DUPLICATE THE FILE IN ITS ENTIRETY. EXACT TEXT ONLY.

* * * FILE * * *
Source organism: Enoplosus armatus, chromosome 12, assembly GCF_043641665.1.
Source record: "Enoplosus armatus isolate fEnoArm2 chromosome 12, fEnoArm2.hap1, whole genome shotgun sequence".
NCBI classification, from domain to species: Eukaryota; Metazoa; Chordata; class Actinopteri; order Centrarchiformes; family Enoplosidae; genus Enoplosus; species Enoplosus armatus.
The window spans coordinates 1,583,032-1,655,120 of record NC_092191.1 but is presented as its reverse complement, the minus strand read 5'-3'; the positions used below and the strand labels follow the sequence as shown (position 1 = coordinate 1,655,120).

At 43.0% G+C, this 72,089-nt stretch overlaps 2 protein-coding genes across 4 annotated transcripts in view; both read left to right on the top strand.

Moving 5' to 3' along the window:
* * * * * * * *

Source organism: Enoplosus armatus, chromosome 12, assembly GCF_043641665.1.
Source record: "Enoplosus armatus isolate fEnoArm2 chromosome 12, fEnoArm2.hap1, whole genome shotgun sequence".
NCBI classification, from domain to species: Eukaryota; Metazoa; Chordata; class Actinopteri; order Centrarchiformes; family Enoplosidae; genus Enoplosus; species Enoplosus armatus.
The window spans coordinates 1,583,032-1,655,120 of record NC_092191.1 but is presented as its reverse complement, the minus strand read 5'-3'; the positions used below and the strand labels follow the sequence as shown (position 1 = coordinate 1,655,120).

At 43.0% G+C, this 72,089-nt stretch overlaps 2 protein-coding genes across 4 annotated transcripts in view; both read left to right on the top strand.

Moving 5' to 3' along the window: